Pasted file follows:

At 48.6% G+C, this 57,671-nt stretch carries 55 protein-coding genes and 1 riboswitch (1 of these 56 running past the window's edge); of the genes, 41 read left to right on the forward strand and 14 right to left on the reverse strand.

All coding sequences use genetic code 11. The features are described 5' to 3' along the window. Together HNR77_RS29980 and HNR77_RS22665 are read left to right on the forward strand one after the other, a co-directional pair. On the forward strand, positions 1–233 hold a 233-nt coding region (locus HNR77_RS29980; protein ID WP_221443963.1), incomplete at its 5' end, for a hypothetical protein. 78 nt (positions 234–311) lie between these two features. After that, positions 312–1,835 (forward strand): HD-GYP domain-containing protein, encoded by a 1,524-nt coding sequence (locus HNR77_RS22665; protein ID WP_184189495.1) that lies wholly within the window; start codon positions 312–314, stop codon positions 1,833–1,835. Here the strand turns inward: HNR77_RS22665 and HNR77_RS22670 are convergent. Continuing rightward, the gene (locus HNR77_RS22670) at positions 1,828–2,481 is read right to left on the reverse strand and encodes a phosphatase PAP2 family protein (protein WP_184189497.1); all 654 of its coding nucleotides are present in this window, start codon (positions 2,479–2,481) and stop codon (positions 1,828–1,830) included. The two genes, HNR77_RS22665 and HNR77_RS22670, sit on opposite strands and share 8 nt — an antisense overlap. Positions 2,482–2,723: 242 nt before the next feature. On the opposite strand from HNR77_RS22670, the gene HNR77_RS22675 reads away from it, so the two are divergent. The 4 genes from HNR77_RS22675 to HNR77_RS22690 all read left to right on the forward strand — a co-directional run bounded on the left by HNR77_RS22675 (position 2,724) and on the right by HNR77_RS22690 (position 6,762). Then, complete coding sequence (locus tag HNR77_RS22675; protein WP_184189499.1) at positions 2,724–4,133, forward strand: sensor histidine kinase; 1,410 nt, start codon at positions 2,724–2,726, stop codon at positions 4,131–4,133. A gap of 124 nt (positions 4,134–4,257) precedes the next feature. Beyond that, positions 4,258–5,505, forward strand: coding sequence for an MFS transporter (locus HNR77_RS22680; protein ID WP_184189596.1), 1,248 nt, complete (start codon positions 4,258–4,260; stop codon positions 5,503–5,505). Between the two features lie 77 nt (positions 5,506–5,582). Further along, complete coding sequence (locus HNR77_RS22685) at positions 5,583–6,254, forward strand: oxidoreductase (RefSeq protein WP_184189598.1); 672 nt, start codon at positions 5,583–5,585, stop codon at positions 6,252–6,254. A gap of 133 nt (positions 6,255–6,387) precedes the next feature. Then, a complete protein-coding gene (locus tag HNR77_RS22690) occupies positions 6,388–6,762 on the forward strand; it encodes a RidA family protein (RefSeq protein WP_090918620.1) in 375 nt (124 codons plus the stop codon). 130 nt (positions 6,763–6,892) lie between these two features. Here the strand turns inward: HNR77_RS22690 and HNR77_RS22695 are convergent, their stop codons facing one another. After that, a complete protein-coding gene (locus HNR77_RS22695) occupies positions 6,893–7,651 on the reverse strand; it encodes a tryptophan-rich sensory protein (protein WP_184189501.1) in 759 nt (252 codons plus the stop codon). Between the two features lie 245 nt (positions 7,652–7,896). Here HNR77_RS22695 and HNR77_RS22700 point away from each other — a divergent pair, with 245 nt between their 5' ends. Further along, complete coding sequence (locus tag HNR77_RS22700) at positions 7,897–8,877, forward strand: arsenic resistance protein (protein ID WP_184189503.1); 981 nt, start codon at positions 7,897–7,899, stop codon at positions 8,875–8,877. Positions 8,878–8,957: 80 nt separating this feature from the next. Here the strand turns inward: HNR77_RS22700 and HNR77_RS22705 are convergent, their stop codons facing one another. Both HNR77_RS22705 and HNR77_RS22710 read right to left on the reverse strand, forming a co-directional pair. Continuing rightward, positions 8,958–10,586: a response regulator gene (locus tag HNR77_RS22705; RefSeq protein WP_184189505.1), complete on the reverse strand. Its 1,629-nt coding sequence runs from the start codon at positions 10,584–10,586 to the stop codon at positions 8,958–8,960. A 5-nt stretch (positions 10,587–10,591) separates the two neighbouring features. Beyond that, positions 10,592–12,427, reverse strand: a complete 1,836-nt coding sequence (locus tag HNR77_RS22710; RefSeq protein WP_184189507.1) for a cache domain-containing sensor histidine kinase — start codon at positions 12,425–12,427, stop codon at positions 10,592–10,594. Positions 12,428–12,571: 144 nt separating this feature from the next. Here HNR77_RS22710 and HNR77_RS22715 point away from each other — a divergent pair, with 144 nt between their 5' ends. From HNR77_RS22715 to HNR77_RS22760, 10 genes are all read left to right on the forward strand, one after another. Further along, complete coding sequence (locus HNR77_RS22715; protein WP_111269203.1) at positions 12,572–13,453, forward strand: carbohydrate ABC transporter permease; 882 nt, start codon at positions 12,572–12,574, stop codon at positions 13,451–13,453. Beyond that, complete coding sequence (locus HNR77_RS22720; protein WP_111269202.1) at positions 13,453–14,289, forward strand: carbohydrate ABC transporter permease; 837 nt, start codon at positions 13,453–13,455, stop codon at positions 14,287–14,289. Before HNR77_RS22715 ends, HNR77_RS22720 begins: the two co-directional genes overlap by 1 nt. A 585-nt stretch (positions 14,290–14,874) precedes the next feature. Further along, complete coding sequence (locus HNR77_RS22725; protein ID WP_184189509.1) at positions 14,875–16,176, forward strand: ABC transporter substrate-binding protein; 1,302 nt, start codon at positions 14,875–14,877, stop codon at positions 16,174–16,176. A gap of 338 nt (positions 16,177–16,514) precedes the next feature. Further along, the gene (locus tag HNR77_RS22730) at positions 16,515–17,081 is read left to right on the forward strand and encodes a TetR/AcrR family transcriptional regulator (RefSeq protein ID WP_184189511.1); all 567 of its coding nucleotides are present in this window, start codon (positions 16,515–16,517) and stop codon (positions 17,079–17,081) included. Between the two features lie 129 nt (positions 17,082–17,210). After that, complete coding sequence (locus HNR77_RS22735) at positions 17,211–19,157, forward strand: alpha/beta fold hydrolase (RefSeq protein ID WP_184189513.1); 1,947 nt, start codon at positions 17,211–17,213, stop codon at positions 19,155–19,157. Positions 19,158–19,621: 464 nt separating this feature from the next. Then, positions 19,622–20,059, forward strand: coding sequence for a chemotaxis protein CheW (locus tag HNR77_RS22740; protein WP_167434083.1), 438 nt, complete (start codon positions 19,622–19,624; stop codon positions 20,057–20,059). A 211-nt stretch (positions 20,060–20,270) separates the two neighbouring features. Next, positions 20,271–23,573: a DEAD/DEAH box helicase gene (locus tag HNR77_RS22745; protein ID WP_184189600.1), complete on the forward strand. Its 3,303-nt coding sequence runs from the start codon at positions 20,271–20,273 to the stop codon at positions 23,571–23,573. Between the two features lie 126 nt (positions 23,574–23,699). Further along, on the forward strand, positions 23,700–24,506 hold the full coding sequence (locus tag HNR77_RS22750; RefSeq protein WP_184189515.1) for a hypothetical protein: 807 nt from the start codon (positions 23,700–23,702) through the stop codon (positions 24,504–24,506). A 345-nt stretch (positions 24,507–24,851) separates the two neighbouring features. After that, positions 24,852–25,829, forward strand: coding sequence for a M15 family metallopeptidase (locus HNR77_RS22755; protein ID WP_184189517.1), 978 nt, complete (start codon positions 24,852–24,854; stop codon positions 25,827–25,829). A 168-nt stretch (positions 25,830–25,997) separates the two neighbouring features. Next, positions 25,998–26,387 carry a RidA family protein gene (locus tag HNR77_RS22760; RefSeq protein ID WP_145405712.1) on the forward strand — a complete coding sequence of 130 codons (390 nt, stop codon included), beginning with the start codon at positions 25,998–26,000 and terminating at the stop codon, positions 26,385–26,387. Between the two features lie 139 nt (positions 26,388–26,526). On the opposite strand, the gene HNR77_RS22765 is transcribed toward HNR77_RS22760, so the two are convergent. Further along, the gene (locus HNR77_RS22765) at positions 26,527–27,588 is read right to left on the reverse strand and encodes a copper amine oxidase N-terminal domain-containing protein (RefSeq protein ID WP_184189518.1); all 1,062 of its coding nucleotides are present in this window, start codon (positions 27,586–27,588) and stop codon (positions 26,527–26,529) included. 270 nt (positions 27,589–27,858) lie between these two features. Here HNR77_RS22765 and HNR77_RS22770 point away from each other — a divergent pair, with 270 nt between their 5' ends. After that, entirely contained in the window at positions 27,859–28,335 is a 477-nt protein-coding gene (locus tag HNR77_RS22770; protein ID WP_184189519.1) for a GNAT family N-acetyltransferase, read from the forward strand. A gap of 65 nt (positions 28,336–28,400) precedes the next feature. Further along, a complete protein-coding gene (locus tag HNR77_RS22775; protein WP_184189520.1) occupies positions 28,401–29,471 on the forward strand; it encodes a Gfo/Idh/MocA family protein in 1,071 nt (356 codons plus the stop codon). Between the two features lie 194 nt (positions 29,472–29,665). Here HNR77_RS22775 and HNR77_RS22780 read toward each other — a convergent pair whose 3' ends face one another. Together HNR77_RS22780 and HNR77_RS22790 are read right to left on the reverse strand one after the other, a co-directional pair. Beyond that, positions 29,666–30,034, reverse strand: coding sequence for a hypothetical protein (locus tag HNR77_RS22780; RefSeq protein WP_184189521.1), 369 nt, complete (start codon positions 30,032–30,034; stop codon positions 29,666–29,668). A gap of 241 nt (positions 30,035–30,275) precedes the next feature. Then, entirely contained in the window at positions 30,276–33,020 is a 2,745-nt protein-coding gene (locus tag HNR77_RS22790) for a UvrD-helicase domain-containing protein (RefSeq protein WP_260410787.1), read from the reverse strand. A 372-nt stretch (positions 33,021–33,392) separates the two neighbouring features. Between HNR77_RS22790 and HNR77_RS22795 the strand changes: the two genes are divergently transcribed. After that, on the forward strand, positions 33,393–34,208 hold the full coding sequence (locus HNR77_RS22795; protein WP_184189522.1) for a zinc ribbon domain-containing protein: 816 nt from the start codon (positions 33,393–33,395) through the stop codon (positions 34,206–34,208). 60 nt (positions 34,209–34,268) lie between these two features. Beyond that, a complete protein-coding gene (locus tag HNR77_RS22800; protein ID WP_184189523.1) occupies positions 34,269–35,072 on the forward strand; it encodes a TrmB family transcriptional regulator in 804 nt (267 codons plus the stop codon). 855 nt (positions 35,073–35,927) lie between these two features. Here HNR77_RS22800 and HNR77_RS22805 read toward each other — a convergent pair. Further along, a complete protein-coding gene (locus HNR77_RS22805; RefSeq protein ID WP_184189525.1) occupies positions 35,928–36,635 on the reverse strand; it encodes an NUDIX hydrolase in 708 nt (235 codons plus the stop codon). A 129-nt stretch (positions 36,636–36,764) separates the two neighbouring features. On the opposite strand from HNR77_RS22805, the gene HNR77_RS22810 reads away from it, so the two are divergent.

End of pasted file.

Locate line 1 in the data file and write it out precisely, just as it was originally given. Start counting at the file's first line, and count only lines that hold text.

At 48.6% G+C, this 57,671-nt stretch carries 55 protein-coding genes and 1 riboswitch (1 of these 56 running past the window's edge); of the genes, 41 read left to right on the forward strand and 14 right to left on the reverse strand.